Since 2015 there have been 68 national retail brand bankruptcies and analysts are predicting more than 75,000 store closures over the next five years. President & Chief Strategy Officer Jeff Roach looks at the trend and the future of customer experience.
We recently looked at The New Role of the Creative Brief and how in an agile marketing world, creative briefs need to change to become more dynamic and collaborative documents. One of the factors leading to the need for agile creative is the changing face of retail and what is fast becoming The Future of CX.
Over the last five years we have seen an unprecedented shift in how consumers buy. Consumers have learned to trust e-commerce and have benefitted from the exceptional customer experience that DTC brands (and Shopify) have created via social media targeting and great UX. Amazon’s reach has expanded to capture 47% share of total U.S. online expenditures (to Walmart’s 4.6%) – more than half of all U.S. households at 51.3% will have Amazon Prime memberships this year, reaching 63.9 million households. And the rise of DTC challenger brands like Harrys, Casper, The Honest Co., Warby Parker, Everlane and many others who have disrupted their categories and impacted long-standing brand leaders, changing consumer purchase behavior and brand experience expectations.
It’s no wonder that in this environment, as consumers increasingly experience the convenience and ease of e-commerce, that traditional brick-and-mortar retail has struggled. And it hasn’t just struggled, it has sharply changed:
- Retail stores are closing at alarming rates with 68 bankruptcies since 2015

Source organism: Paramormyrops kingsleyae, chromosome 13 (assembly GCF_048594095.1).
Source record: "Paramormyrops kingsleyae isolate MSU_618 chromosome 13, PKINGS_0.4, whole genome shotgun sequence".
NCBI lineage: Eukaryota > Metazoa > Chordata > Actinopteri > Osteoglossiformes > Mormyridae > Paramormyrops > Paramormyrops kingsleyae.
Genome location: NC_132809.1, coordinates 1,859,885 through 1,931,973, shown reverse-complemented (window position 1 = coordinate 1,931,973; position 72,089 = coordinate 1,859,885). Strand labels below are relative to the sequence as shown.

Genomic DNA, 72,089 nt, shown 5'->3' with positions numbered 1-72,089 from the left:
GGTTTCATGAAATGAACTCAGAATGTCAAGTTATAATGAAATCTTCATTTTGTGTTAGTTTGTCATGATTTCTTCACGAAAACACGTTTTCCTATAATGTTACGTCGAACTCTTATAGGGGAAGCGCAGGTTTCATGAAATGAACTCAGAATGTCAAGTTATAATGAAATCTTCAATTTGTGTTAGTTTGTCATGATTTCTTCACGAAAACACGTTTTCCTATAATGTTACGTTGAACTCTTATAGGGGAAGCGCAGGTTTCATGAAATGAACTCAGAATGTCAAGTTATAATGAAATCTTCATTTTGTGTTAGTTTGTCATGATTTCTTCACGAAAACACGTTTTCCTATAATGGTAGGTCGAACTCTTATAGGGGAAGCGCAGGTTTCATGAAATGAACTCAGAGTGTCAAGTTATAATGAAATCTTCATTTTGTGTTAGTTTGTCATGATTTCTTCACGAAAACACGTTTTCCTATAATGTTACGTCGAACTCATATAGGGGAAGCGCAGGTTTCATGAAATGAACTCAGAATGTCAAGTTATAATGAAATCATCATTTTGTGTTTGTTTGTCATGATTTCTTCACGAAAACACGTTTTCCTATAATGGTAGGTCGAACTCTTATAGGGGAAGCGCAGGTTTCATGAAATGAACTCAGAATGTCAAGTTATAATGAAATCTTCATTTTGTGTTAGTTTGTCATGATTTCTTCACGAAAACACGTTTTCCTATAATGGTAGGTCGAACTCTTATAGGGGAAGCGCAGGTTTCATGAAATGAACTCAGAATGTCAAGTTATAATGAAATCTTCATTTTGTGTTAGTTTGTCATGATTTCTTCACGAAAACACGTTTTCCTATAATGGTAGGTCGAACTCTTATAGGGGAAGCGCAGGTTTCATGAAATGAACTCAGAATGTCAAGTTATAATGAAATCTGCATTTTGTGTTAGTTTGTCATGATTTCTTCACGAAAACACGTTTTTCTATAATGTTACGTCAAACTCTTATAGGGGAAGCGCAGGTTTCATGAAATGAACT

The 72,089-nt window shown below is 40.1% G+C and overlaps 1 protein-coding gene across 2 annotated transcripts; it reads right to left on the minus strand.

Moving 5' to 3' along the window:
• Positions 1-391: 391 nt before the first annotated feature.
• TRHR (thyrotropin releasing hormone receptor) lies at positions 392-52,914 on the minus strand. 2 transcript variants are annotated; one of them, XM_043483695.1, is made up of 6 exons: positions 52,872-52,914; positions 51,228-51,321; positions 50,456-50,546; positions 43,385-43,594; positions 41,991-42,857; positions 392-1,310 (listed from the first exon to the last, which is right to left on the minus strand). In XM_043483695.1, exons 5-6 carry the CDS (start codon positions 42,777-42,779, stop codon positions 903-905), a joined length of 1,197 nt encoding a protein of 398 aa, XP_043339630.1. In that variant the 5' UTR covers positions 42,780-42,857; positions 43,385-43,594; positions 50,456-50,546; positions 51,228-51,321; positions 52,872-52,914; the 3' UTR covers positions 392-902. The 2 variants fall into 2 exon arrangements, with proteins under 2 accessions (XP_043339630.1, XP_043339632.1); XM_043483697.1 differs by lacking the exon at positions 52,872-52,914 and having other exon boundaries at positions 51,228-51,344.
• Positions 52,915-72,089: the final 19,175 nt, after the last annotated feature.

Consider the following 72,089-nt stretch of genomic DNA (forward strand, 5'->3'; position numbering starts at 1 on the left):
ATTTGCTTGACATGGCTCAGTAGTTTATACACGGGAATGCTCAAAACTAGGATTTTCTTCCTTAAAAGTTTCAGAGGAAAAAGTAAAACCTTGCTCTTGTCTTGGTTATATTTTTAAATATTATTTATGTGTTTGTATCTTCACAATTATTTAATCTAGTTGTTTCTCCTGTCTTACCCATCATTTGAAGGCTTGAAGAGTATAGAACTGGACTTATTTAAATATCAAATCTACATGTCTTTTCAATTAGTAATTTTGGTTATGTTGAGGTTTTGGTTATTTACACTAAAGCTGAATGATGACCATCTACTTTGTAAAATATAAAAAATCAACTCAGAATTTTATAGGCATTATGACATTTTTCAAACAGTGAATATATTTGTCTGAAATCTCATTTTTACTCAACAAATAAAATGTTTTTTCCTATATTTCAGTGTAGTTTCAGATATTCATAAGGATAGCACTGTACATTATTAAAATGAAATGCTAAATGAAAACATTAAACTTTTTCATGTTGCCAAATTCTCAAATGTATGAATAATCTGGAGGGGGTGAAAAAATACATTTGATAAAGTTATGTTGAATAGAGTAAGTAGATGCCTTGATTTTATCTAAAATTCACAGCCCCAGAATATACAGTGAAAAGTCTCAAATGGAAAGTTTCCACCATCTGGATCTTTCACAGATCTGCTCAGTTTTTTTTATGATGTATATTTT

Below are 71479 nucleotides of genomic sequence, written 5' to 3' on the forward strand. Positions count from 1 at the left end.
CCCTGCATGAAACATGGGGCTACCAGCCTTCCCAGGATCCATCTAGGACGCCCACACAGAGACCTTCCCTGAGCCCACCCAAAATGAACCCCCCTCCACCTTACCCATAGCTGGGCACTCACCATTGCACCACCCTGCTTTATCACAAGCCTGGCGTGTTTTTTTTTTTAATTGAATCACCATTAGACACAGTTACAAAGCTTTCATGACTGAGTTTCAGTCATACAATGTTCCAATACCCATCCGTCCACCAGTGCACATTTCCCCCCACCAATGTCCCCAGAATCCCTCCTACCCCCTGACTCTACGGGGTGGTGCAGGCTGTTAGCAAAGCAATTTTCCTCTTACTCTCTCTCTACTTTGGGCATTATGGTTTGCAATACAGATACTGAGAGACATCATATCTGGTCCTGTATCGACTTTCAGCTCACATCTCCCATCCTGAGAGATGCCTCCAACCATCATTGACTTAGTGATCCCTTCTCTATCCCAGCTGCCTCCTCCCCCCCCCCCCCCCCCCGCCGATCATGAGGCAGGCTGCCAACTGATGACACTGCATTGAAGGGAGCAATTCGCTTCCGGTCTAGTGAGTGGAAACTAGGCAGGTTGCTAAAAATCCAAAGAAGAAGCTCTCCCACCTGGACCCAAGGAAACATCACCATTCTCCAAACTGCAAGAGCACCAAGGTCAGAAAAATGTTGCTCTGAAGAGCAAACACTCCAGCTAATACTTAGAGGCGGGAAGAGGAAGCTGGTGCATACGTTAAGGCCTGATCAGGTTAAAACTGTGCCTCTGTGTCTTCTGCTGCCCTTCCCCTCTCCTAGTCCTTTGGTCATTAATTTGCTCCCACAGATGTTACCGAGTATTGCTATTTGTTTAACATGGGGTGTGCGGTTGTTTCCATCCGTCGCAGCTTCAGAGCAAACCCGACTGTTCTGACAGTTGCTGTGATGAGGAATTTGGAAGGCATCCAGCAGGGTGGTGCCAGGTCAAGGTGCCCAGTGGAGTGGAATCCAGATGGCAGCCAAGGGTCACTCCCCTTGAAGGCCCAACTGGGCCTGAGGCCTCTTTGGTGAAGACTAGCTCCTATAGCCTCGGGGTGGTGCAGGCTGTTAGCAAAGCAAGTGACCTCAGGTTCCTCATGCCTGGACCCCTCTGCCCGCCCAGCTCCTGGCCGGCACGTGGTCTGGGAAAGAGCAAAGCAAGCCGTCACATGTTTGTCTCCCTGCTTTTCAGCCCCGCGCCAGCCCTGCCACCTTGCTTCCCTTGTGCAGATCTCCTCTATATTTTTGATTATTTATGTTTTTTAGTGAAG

- Over 75,000 store closures projected in the next five years
- We’ve added retail apocalypse to our lexicon due to the scale of the impact
- A record of 102 million square feet of retail space was closed in 2017, only to be surpassed by 5,524 retail doors closed in 2018, 155 million square feet of space
- And the trend is only continuing, Q1 2019 store closings were up 23% YoY
Analysts at Coresight Research in the 2019 Store Openings & Closures Report frame the state of retail in the U.S. with this quote: “no light at the end of the tunnel”.
But consumers are still spending. They’ve just shifted where they’re spending and putting their dollars into a new customer experience, one that is both online and in brick-and-mortar. For the brands who understand this new customer experience desired by consumers, business is good:
- Amazon saw 19.8% growth in YoY sales reaching $141B in 2018
- Warby Parker has consistently grown between 23%-37% every quarter since 2010
- Harry’s brand grew at 3x the category with 35% YoY growth